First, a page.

At the event (Photo: VNA)
 
HCM City (VNA) – Vietnam is facing numerous difficulties and challenges in promoting trade facilitation, said experts at a forum in Ho Chi Minh City on November 8.

Trade facilitation is not only a commitment of Vietnam when joining free trade agreements (FTAs) but also a measure to raise businesses’ competitiveness and efficiency of their import-export activities, they said.

FTAs may have significantly reduced import tariffs in many markets for Vietnamese goods, but administrative reform, reduction of trading costs and improving the business environment are key to improving national competitiveness, they added.

Nguyen Anh Duong, head of the Central Institute for Economic Management’s macroeconomics policy department, said Vietnam’s trade facilitation rankings are middling in the world and in ASEAN, and far behind neighbouring nations like Thailand, Malaysia and Singapore.

In the World Bank’s trading across borders rankings, Vietnam is 94th out of 190 countries, in the World Economic Forum’s enabling trade index, it is 73rd out of 136 nations and in the World Bank’s logistics performance index, it ranks 64th out of 160.

“The Government aims to transform progressively specialised inspection from largely ex-ante inspection to largely ex-post inspection in line with risk management principles and regulatory compliance of individuals and entities,” he said.

It is hoped basically to eliminate the incidence of one goods being subject to management and specialised inspection by more than one agency, reduce the number of goods subject to specialised inspections by at least 50 percent and reduce the import batches subject to specialised inspections for custom clearance from the current 25 – 27 percent to below 10 percent.

It plans to fully electronise administrative procedures via the National Single Window and ASEAN Single Window.

According to Ngo Chung Khanh, deputy head of the Ministry of Industry and Trade’s multilateral trade policy department, said FTAs have enhanced the competitiveness of enterprises through market access and increased exports.

He cited the example of the textile industry where non-WTO import duties were 150 percent, but when a nation joined the WTO, it went down to around 25 percent. Under FTAs, the figure fell to 0 -5 percent, he said.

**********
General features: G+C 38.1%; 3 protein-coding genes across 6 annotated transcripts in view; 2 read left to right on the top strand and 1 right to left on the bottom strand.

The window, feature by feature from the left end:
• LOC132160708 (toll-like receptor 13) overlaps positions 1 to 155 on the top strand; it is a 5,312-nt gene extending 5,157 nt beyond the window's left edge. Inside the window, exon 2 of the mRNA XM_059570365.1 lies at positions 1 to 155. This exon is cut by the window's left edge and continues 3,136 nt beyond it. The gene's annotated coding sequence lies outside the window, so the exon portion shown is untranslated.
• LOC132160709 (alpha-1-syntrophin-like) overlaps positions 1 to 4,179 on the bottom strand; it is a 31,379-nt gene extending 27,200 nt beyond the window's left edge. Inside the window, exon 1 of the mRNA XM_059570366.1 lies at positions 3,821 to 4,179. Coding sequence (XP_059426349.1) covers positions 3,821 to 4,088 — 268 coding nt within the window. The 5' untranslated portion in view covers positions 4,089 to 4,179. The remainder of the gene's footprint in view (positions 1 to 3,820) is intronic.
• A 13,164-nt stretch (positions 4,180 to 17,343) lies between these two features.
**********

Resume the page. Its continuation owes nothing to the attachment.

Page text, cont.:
Export turnover has sharply increased from 5.4 billion USD in 2006 to 213.8 billion USD this year.

“FTAs have promoted administrative reform by the Government, improved infrastructure, ensured equality in accessing resources, removed barriers to accessing markets, and simplified conditions for business,” he said.

They also provide assured market access since the WTO is facing many challenges. Vietnam’s FTAs are in all five continents and that would help limit risks.

FTAs have reminded enterprises about the potential of the domestic market of over 90 million people and created opportunities for Vietnamese firms to participate in global supply chains, he said, citing that right now there are 200 domestic companies supplying accessories to Samsung.

Such deals have brought opportunities to Vietnamese enterprises in the context of increasing international protectionism, but Vietnam must overcome challenges by speeding up administrative reform and improving its business and investment environment, said Khanh.

At the forum, the Vietnam information trade portal at http://vietnamtradeportal.gov.vn was launched, covering information and regulations related to export/import/transit.

The event was co-organised by the HCM City Institute for Development Studies and the HCM City International Integration Support Centre in collaboration with the Central Institute for Economic Management, who plan to make it an annual event.

It attracted 300 attendees, including officials from HCM City, related ministries and departments, international organisations, business groups, universities, and research institutes from HCM City and neighbouring provinces.-VNA